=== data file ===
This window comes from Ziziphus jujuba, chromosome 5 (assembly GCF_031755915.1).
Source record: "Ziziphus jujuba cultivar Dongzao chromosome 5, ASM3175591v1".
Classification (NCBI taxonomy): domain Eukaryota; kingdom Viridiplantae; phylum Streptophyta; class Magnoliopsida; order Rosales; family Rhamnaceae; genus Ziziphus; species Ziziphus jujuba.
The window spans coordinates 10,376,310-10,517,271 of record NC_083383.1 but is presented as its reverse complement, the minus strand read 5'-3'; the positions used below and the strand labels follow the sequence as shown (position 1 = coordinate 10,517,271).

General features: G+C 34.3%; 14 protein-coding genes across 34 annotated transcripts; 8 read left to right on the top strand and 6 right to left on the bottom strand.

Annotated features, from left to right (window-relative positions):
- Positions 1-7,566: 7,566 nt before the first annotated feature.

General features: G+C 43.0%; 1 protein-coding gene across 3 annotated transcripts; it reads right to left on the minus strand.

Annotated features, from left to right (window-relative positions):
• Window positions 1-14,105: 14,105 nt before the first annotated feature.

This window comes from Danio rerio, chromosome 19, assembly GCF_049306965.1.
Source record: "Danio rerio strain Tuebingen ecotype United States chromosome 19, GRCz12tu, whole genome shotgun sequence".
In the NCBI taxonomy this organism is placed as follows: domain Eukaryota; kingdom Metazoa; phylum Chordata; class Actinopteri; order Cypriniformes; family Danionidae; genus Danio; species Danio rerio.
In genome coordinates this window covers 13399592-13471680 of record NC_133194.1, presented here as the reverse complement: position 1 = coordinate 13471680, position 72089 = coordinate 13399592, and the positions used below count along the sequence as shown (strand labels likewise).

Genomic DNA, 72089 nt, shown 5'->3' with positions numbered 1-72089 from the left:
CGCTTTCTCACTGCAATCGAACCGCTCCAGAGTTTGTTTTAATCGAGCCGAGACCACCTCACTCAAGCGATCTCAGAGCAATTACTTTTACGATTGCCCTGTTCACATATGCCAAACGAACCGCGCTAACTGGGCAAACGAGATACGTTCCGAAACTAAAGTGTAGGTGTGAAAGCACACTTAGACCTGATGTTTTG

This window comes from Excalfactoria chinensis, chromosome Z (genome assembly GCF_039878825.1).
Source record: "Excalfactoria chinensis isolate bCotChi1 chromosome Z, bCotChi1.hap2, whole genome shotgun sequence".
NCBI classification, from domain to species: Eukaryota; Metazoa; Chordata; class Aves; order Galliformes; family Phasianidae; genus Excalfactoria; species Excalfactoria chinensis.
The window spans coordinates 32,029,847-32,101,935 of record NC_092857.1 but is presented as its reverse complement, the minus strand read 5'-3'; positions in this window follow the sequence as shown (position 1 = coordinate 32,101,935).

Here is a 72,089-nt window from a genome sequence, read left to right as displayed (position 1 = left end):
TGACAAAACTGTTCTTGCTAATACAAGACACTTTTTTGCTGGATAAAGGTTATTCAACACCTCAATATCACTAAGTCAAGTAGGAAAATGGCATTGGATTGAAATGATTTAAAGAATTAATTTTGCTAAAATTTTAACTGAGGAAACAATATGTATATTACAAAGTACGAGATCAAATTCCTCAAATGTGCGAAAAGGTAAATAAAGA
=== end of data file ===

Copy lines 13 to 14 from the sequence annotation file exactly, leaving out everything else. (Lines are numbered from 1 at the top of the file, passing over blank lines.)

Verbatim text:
In the NCBI taxonomy this organism is placed as follows: domain Eukaryota; kingdom Metazoa; phylum Chordata; class Actinopteri; order Cypriniformes; family Danionidae; genus Danio; species Danio rerio.
In genome coordinates this window covers 13399592-13471680 of record NC_133194.1, presented here as the reverse complement: position 1 = coordinate 13471680, position 72089 = coordinate 13399592, and the positions used below count along the sequence as shown (strand labels likewise).